A network of four cancer charities has been outed as a hundred-million-dollar scam.
The Federal Trade Commission and attorneys general from all 50 states allege the Cancer Fund of America, the Breast Cancer Society, the Children's Cancer Fund of America and Cancer Support Services are completely and totally fraudulent. All told, the four organizations redirected more than $187 million in donated funding from cancer patients to the pockets of scammers.
Collectively, just 3% of donations to the four charities actually ended up benefiting cancer patients. The FTC alleges that the remaining 97% went to lavish fundraisers and a dizzying array of personal and luxury goods including "vehicles, personal consumer goods, college tuition, gym memberships, Jet Ski outings, dating website subscriptions, luxury cruises and tickets to concerts and professional sporting events."
The charities also claimed on tax returns that they had shipped donated goods worth millions of dollars to benefit cancer patients overseas. According to CNN, reporters sent to Guatemala in 2014 "could find no evidence that they even existed."
A questionable history: The network of scammers, which was previously the focus a 2013 CNN investigation, was operated by James Reynolds along with his son and ex-wife.
A 2013 Center for Investigative Reporting investigation concluded the charities simply accepted donations of goods from various companies, paid the shipping fees to send out the care boxes to cancer patients and pocketed the rest of the money.
The "charities" cut corners by not acting on promises to drive cancer patients to chemotherapy and, in lieu of providing substantial pain medication, simply mailing out ibuprofen. Carol Smith, a 67-year-old whose husband had lung cancer, told the CIR a box sent to her by the Cancer Fund of America "was filled with paper plates, cups, napkins and kids' toys. My husband looked like somebody slapped him in the face. I just threw it in the trash."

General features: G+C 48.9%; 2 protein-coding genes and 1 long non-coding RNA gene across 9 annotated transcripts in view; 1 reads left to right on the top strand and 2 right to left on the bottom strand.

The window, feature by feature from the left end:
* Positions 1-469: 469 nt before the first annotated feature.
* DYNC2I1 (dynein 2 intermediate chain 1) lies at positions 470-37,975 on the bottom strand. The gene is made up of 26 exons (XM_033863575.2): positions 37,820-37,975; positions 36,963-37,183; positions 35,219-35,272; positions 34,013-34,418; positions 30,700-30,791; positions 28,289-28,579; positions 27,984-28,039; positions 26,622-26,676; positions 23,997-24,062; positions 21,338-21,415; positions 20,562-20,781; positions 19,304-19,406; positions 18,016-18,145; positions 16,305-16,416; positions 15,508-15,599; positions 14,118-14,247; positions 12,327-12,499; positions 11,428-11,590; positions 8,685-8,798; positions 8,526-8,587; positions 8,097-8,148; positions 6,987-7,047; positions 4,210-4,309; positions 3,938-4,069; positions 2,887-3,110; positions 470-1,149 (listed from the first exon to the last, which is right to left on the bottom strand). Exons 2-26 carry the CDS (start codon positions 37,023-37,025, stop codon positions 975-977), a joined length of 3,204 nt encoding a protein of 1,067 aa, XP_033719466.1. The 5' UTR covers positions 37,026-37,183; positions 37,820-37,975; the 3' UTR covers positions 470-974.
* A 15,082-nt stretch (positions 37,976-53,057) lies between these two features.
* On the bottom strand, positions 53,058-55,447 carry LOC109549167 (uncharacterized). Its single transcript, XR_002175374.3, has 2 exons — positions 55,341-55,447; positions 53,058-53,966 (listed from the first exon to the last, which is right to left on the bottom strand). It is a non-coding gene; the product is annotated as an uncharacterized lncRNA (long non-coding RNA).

What happens now? On their website, the FTC said some of the scammers had agreed to settlements and will be banned from "fundraising, charity management, and oversight of charitable assets." While two of the charities will be dissolved, it said, "litigation will continue against CFA, CSS and James Reynolds Sr."
"The defendants told donors their money would help cancer patients, including children and women suffering from breast cancer, but the overwhelming majority of donations benefitted only the perpetrators, their families and friends and fundraisers," the agency wrote.
FTC Bureau of Consumer Protection Director Jessica Rich added in the statement, "The defendants' egregious scheme effectively deprived legitimate cancer charities and cancer patients of much-needed funds and support."
Rich told CNN the agency would be lucky to recover $1 million of the inappropriately earned money.
Correction: May 20, 2015
An earlier version of this article featured a headline stating that funds had been distributed to 187 million cancer patients. The charities redirected $187 million to scammers.